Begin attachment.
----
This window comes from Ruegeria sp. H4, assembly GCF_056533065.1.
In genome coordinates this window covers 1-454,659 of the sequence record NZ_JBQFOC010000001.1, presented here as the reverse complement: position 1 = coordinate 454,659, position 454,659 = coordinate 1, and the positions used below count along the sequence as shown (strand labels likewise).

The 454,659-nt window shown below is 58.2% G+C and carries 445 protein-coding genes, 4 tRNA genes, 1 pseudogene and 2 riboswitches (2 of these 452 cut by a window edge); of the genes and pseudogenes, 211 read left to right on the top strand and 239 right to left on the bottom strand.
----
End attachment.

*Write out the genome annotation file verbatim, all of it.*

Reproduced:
This window comes from Ruegeria sp. H4, assembly GCF_056533065.1.
In genome coordinates this window covers 1-454,659 of the sequence record NZ_JBQFOC010000001.1, presented here as the reverse complement: position 1 = coordinate 454,659, position 454,659 = coordinate 1, and the positions used below count along the sequence as shown (strand labels likewise).

The 454,659-nt window shown below is 58.2% G+C and carries 445 protein-coding genes, 4 tRNA genes, 1 pseudogene and 2 riboswitches (2 of these 452 cut by a window edge); of the genes and pseudogenes, 211 read left to right on the top strand and 239 right to left on the bottom strand.